by Rick Ackerman
Tesla eked out a modest profit for a fourth straight quarter, earning a listing in the S&P 500. The stock laid an egg in after-hours trading, however, making money only for naked-option sellers who cashed in on some of the juiciest options premium traders can recall. Such are the rewards of the most manic, delusional buying spree in the history of the stock market. It could have surprised no one that the company’s bean counters were able to jigger Tesla’s numbers into-the-black, since that was all that was required of them to earn the S&P listing. What did surprise is that analysts had expected Musk to report a loss due to a Covid-induced sales-and-dsitribution slowdown.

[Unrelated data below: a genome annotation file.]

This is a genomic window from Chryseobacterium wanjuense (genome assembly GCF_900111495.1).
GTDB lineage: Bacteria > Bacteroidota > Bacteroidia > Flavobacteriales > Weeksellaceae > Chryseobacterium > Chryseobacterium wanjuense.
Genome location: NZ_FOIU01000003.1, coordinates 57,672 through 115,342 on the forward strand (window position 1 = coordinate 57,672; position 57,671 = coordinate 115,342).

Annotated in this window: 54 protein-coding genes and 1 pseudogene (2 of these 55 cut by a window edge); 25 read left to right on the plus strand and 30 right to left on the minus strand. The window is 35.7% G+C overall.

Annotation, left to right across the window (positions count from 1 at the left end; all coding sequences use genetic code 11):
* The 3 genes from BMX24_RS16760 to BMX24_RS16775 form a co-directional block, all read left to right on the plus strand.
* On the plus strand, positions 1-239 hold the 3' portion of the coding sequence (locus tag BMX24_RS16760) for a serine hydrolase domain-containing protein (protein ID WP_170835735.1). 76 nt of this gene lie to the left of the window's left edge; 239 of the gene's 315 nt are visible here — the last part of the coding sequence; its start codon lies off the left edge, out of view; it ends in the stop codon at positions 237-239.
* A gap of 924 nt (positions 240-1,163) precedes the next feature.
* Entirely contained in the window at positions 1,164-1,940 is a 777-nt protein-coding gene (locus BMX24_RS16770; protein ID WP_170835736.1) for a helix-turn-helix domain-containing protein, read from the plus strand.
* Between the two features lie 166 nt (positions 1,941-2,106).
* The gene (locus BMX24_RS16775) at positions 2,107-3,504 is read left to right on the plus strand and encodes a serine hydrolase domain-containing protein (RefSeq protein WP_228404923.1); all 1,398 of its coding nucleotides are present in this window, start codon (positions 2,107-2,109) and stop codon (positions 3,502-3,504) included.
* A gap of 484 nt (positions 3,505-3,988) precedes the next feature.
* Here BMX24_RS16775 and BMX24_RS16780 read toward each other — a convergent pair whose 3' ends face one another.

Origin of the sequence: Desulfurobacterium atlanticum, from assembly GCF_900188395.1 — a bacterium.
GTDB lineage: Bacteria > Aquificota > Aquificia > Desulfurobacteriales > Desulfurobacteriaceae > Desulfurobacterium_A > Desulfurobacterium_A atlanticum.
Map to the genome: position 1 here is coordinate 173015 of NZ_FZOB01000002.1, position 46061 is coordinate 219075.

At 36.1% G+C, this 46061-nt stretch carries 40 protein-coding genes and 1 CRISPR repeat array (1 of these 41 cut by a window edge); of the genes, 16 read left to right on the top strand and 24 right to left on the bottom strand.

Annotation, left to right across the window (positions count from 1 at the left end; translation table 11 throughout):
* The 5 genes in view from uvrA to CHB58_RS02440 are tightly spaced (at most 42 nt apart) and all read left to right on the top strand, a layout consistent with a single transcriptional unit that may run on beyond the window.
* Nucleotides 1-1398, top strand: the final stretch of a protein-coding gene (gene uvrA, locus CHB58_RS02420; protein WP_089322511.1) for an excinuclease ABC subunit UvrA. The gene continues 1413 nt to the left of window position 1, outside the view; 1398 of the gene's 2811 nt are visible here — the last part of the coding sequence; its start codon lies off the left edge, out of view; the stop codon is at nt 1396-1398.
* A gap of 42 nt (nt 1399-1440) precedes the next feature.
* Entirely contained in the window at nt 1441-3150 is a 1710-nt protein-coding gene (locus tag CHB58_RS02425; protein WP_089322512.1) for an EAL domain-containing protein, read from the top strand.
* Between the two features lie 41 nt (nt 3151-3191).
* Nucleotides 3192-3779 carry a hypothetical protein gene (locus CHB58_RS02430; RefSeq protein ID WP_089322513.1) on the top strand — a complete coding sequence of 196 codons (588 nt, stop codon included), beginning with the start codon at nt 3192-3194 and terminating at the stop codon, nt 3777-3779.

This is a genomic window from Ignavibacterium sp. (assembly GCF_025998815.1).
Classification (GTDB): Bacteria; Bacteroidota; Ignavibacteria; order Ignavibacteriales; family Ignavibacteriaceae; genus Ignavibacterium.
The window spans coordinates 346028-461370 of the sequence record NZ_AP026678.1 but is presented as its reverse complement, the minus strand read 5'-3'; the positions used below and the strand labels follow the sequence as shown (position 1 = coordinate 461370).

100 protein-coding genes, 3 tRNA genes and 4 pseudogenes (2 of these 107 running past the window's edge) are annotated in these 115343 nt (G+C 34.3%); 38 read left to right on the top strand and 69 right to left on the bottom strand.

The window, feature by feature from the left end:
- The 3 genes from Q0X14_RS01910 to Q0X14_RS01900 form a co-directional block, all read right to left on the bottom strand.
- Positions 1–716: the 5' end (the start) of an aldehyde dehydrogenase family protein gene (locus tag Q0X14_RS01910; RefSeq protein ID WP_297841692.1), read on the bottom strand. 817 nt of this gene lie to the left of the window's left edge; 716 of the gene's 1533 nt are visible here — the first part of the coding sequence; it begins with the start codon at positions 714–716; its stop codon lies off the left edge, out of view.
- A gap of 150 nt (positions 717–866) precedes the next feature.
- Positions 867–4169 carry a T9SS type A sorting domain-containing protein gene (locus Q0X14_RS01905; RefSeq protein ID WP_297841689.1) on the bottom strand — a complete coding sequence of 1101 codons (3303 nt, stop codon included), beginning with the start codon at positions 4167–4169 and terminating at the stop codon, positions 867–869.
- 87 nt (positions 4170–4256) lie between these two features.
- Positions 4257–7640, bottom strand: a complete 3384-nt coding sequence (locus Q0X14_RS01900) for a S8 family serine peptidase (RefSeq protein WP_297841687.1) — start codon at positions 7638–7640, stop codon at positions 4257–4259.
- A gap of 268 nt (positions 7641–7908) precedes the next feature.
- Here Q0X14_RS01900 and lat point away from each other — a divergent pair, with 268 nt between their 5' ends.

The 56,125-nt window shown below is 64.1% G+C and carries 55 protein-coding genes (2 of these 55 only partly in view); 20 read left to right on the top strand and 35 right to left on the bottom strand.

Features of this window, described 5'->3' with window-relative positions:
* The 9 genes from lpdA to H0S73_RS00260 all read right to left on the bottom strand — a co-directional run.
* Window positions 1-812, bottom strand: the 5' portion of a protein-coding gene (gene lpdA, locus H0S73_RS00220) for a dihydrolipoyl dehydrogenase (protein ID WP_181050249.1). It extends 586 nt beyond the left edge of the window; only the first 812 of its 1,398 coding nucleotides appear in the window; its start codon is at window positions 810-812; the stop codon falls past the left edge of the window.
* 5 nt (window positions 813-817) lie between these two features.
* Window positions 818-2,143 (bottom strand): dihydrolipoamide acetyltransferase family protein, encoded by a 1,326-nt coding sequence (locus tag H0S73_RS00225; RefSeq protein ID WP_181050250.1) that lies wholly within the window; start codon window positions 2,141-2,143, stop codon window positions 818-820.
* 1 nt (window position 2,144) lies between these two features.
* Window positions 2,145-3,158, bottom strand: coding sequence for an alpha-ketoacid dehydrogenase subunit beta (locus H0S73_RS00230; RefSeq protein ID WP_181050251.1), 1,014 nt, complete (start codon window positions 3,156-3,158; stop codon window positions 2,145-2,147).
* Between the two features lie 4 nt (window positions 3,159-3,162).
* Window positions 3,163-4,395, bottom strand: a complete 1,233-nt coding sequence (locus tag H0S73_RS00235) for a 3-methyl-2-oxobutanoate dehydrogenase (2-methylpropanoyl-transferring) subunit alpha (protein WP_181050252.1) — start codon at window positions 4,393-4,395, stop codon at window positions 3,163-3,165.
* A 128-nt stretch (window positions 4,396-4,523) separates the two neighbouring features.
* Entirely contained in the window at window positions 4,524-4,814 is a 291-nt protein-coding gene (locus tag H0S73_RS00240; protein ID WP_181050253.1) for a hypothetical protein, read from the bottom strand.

Of course, we knew going in that the average Wall Street analyst couldn’t hold down a CETA job sharpening pencils, but in the end the miserable hacks did their job, lowballing estimates so that the company could not but beat them. Tesla’s egregious failure to go nuts after the close, however, is likely to exert some drag on the otherwise rabidly exuberant Nasdaq index for the remainder of the week.